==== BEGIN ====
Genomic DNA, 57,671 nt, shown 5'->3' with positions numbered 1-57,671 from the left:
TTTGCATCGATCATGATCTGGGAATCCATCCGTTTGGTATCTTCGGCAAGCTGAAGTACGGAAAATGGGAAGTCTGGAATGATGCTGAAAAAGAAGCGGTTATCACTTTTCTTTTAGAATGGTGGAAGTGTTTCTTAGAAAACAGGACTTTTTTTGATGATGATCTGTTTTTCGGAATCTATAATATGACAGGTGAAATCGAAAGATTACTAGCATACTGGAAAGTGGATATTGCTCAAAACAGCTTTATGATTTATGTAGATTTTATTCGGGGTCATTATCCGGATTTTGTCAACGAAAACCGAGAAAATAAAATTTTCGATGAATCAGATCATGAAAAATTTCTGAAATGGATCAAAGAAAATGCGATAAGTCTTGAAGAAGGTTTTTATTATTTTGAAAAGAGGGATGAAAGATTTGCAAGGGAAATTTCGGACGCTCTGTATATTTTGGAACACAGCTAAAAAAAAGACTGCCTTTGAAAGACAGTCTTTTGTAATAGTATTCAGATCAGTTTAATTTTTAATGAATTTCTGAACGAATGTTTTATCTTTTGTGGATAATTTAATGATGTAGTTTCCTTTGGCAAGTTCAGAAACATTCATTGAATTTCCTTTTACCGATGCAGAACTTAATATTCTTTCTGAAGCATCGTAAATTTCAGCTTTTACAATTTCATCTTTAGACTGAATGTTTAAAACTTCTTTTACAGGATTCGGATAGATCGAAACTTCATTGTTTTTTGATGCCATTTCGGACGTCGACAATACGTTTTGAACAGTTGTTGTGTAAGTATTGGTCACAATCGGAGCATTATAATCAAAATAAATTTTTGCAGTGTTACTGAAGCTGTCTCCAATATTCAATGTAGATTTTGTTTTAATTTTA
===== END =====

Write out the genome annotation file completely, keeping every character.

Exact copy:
Genomic DNA, 57,671 nt, shown 5'->3' with positions numbered 1-57,671 from the left:
TTTGCATCGATCATGATCTGGGAATCCATCCGTTTGGTATCTTCGGCAAGCTGAAGTACGGAAAATGGGAAGTCTGGAATGATGCTGAAAAAGAAGCGGTTATCACTTTTCTTTTAGAATGGTGGAAGTGTTTCTTAGAAAACAGGACTTTTTTTGATGATGATCTGTTTTTCGGAATCTATAATATGACAGGTGAAATCGAAAGATTACTAGCATACTGGAAAGTGGATATTGCTCAAAACAGCTTTATGATTTATGTAGATTTTATTCGGGGTCATTATCCGGATTTTGTCAACGAAAACCGAGAAAATAAAATTTTCGATGAATCAGATCATGAAAAATTTCTGAAATGGATCAAAGAAAATGCGATAAGTCTTGAAGAAGGTTTTTATTATTTTGAAAAGAGGGATGAAAGATTTGCAAGGGAAATTTCGGACGCTCTGTATATTTTGGAACACAGCTAAAAAAAAGACTGCCTTTGAAAGACAGTCTTTTGTAATAGTATTCAGATCAGTTTAATTTTTAATGAATTTCTGAACGAATGTTTTATCTTTTGTGGATAATTTAATGATGTAGTTTCCTTTGGCAAGTTCAGAAACATTCATTGAATTTCCTTTTACCGATGCAGAACTTAATATTCTTTCTGAAGCATCGTAAATTTCAGCTTTTACAATTTCATCTTTAGACTGAATGTTTAAAACTTCTTTTACAGGATTCGGATAGATCGAAACTTCATTGTTTTTTGATGCCATTTCGGACGTCGACAATACGTTTTGAACAGTTGTTGTGTAAGTATTGGTCACAATCGGAGCATTATAATCAAAATAAATTTTTGCAGTGTTACTGAAGCTGTCTCCAATATTCAATGTAGATTTTGTTTTAATTTTA